1000 Piazzia

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1000 Piazzia
AnimatedOrbitOf1000Piazzia.gif
1000 Piazzia's orbit (blue), planetary orbits (red) and the Sun (black). The outermost orbit shown is Jupiter's.
Discovery[1] and designation
Discovered by Karl Wilhelm Reinmuth
Discovery site Heidelberg
Discovery date August 12, 1923
Designations
MPC designation 1923 NZ
 
Minor planet category Main belt
Orbital characteristics[2]
Epoch August 27, 2011 (JD 2455800.5)
Aphelion 596.013 Gm (3.984 AU)
Perihelion 352.737 Gm (2.358 AU)
474.375 G m (3.171 AU)
Eccentricity 0.256
2062.497 d (5.65 a)
16.45 km/s
219.144°
Inclination 20.571°
323.779°
Physical characteristics
Dimensions 47.7 km
Mass 1.1×1017 kg
Mean density
2.0 g/cm³
Equatorial surface gravity
0.0133 m/s²
Equatorial escape velocity
0.0252 km/s
? d
?
?
0.10
Temperature ~156 K
?
9.6

1000 Piazzia is a main-belt asteroid, discovered in 1923. It was the 1000th minor planet to be numbered, and was named in honour of Giuseppe Piazzi, who discovered the first asteroid, 1 Ceres.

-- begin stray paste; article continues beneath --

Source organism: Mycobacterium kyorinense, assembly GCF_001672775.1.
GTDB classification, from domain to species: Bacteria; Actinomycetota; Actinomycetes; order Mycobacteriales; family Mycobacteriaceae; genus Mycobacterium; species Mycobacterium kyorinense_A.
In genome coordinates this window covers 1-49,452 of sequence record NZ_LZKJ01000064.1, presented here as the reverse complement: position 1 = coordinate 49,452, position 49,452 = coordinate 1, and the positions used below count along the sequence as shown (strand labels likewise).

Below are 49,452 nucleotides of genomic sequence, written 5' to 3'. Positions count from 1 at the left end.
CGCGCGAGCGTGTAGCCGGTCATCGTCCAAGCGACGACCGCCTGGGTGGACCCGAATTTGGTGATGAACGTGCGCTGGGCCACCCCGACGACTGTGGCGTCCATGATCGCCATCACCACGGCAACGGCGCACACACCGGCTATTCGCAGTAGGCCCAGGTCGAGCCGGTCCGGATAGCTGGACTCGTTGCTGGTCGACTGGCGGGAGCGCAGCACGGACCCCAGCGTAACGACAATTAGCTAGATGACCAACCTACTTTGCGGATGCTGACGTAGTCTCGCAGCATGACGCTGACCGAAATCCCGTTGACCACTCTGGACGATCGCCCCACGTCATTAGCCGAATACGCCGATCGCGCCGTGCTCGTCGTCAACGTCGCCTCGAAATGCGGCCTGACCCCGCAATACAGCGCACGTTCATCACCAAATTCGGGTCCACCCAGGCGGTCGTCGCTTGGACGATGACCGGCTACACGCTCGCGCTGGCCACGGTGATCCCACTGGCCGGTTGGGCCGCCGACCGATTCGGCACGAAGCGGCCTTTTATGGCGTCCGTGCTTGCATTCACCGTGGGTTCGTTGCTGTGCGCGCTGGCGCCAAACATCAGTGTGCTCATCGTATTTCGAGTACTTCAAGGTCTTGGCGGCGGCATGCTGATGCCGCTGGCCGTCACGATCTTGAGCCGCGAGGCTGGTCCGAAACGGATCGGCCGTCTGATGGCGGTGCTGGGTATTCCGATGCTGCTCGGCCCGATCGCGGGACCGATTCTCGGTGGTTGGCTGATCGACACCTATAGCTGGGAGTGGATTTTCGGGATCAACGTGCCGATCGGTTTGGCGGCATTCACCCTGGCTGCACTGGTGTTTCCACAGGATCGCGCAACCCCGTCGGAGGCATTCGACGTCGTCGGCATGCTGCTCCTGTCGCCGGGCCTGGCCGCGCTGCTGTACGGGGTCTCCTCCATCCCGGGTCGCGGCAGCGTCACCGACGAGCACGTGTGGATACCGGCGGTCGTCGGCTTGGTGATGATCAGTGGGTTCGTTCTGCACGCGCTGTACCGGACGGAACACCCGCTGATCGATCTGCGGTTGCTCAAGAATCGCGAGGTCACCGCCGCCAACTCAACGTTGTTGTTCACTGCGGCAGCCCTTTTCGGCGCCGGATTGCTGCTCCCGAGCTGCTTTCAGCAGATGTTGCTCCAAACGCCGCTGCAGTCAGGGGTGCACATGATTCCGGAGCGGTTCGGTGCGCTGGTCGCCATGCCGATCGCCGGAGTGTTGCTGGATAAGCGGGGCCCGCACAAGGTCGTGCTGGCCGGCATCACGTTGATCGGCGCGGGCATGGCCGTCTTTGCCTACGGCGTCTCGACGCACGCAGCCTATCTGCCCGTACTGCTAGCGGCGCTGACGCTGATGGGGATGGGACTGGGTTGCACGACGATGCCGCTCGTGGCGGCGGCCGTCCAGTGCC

Its radius is estimated to be 24 km (15 mi), and measurements of its light curve by Robert D. Stephens in 2001 showed it to be rotating with a period of 9.47 hours.[1]

The planet Piazzia comes closest to is Mars. It draws nearer than 1.33 AU eleven times in the 20th and 21st centuries. Rarely, the two are closer than one AU. This last happened in 1638, and won't happen again for another 14,000 years.[citation needed]

See also[edit]

References[edit]

  1. ^ Stephens, Robert D. (2001). "Rotational Periods and Lightcurves of 1096 Reunerta and 1000 Piazzia". Minor Planets Bulletin 28: 56. Bibcode:2001MPBu...28...56S.